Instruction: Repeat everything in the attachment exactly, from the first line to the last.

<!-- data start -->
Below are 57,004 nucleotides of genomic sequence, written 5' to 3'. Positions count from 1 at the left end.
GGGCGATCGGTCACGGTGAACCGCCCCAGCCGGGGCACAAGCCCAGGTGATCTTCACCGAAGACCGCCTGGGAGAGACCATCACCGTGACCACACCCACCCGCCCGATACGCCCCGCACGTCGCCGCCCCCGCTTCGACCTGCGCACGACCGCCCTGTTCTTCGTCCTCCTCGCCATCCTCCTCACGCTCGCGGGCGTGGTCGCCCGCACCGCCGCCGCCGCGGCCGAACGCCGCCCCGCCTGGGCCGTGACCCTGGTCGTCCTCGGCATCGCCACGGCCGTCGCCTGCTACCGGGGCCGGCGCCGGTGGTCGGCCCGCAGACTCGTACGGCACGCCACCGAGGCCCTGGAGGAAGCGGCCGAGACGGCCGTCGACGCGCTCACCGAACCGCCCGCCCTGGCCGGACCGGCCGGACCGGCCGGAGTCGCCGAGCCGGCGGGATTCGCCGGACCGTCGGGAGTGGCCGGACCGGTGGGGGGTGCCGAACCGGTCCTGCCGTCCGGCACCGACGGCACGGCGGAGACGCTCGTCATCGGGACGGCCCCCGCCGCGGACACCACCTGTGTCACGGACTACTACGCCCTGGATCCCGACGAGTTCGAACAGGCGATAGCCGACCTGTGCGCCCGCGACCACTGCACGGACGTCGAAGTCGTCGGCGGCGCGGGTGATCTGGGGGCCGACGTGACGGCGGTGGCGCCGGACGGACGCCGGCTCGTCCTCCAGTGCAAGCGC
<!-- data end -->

Below are 57,004 nucleotides of genomic sequence, written 5' to 3'. Positions count from 1 at the left end.
GGGCGATCGGTCACGGTGAACCGCCCCAGCCGGGGCACAAGCCCAGGTGATCTTCACCGAAGACCGCCTGGGAGAGACCATCACCGTGACCACACCCACCCGCCCGATACGCCCCGCACGTCGCCGCCCCCGCTTCGACCTGCGCACGACCGCCCTGTTCTTCGTCCTCCTCGCCATCCTCCTCACGCTCGCGGGCGTGGTCGCCCGCACCGCCGCCGCCGCGGCCGAACGCCGCCCCGCCTGGGCCGTGACCCTGGTCGTCCTCGGCATCGCCACGGCCGTCGCCTGCTACCGGGGCCGGCGCCGGTGGTCGGCCCGCAGACTCGTACGGCACGCCACCGAGGCCCTGGAGGAAGCGGCCGAGACGGCCGTCGACGCGCTCACCGAACCGCCCGCCCTGGCCGGACCGGCCGGACCGGCCGGAGTCGCCGAGCCGGCGGGATTCGCCGGACCGTCGGGAGTGGCCGGACCGGTGGGGGGTGCCGAACCGGTCCTGCCGTCCGGCACCGACGGCACGGCGGAGACGCTCGTCATCGGGACGGCCCCCGCCGCGGACACCACCTGTGTCACGGACTACTACGCCCTGGATCCCGACGAGTTCGAACAGGCGATAGCCGACCTGTGCGCCCGCGACCACTGCACGGACGTCGAAGTCGTCGGCGGCGCGGGTGATCTGGGGGCCGACGTGACGGCGGTGGCGCCGGACGGACGCCGGCTCGTCCTCCAGTGCAAGCGC